Life in Michigan was comfortable. Although we were extremely busy with our ministries at church and Alpha Omega, we were working alongside our dear friends, in a community we had lived in for years. Our roles were clear, our niche was established. Now God has called us to leave our niches and our comfort zones in Michigan, leave our families and our friends and everything familiar, and head to White Creek.
I have had my moments of stress. It is hard enough to be in the spotlight, but to be in the spotlight while trying to manage four, um… spirited children… it’s like trying to manage four monkeys in a candy shop. In general they are coping well with the move, but we have had our days. Sometimes it seems like they are desperately needy and emotional, arguing over everything, and accidentally hurting themselves and each other every two minutes. This state of affairs usually pushes me over the edge to a mommy-sized temper tantrum, which produces more neediness and conflict, and the cycle repeats. It is not pretty.
My first Sunday morning without family help happened to be Pastor Brandt’s farewell Sunday. The church that seats only 300 people somehow hosted 450 that day. Afterwards there was a lunch, so we very slowly made our way through the crowd to the line, stopping every few feet to meet a new family or two. The kids had just been in church for over an hour, they were starving and could smell the food, and they had absolutely nothing to do but hang on me and whine and fight with each other. Meanwhile, I am overly conscious of BEING WATCHED, so that their little monkey behavior irked me much more than was called for.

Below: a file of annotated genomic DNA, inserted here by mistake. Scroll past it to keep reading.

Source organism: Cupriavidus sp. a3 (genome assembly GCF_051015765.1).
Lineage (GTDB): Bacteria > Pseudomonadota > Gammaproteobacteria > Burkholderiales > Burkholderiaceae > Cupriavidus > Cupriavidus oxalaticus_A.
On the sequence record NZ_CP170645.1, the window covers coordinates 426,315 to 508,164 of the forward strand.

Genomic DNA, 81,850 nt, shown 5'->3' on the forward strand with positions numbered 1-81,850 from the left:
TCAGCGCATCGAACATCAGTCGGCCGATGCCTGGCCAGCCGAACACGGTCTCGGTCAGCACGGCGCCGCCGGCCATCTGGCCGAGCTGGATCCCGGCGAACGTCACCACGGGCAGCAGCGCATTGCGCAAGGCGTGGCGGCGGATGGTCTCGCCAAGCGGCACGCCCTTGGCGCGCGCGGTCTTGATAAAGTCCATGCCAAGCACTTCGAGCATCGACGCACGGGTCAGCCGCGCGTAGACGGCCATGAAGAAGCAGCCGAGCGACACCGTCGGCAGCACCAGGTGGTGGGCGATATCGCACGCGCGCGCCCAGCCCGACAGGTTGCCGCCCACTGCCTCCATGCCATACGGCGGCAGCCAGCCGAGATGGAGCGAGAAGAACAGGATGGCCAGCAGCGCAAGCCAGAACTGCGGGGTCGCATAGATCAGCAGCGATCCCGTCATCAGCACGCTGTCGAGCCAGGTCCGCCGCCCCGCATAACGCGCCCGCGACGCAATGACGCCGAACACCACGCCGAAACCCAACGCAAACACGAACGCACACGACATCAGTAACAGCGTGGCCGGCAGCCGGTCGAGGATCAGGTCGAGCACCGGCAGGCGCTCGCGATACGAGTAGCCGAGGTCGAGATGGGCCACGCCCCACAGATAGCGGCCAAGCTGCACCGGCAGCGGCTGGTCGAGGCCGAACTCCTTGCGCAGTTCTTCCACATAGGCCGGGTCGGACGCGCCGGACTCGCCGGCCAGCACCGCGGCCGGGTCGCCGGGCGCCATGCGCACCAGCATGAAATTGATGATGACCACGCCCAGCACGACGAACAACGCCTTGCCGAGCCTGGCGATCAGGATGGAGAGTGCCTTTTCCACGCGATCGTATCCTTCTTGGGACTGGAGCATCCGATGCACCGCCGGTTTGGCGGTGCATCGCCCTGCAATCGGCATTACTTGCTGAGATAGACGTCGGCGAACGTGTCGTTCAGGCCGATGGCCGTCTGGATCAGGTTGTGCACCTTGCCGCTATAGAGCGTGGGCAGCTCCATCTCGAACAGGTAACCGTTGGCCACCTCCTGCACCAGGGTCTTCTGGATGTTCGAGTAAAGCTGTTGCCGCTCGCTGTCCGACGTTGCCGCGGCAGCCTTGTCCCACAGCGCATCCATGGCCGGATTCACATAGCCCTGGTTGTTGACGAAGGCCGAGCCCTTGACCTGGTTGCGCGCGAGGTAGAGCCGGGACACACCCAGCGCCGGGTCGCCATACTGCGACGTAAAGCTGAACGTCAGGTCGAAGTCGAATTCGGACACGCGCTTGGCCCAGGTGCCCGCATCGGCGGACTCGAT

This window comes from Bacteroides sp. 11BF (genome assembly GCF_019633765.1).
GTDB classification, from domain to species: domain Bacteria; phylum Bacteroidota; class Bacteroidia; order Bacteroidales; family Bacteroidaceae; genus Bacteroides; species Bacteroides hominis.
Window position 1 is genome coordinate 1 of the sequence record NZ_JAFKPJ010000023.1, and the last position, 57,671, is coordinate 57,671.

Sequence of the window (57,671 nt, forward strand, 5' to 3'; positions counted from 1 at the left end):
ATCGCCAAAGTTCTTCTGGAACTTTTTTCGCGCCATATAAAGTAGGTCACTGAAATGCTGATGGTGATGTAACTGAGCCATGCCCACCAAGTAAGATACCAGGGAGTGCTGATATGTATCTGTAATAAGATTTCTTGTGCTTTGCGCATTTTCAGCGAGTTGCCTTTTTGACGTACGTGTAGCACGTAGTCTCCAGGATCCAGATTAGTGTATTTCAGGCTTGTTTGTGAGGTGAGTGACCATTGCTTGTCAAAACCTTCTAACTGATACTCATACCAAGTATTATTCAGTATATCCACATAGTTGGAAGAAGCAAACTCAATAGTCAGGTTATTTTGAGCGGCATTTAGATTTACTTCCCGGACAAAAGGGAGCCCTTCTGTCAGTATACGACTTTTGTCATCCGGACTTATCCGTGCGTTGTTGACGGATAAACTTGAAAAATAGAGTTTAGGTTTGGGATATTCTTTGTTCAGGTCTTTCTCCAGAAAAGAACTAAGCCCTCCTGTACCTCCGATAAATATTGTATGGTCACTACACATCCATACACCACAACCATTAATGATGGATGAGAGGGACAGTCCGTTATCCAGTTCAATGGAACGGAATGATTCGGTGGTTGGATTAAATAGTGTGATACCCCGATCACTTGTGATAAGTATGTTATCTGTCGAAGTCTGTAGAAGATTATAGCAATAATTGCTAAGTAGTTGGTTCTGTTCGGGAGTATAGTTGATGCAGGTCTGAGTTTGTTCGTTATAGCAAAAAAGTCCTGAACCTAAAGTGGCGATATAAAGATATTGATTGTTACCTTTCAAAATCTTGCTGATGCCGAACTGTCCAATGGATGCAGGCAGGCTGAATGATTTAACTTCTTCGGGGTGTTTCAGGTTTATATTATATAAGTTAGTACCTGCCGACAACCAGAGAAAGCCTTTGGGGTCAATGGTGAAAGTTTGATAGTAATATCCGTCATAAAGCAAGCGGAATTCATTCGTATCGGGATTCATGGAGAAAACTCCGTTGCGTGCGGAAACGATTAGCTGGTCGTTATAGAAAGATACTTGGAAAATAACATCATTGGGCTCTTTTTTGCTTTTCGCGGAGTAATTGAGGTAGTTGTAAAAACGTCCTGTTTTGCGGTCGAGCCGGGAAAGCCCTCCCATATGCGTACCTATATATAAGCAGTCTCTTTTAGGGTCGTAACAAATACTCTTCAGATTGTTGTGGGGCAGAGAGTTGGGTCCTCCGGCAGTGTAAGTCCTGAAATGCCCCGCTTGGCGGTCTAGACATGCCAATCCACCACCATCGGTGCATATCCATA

We survived the wait, the meal, and the presentations afterwards with no major monkey scenes, but my nerves were completely shot. I took the kids home at the first opportunity, and gave them each something to do so that I could scrounge in the kitchen for some comfort food. Josh came home to find me standing in the kitchen scarfing down leftover potatoes for no reason (we just ate at church). He tried to make conversation, and I got out one word in response to his question then burst into tears and ran out of the room. I felt like a big, potato-filled Aggie.
That afternoon I begged God for some refuge, which He promptly gave me in the form of a novel and 2 hour hot bath, and I felt much better by evening. Even pastor’s wives neglect the Word and try to do things by their own strength. This is a huge transition for our family, and at times I am lonely and stressed and overwhelmed with my own needs, not to mention the needs of the entire family. So once again, I have had to relearn the same lesson: I am desperately in need of God’s grace every single hour- His Word to give me strength and mental clarity- His love to give me peace.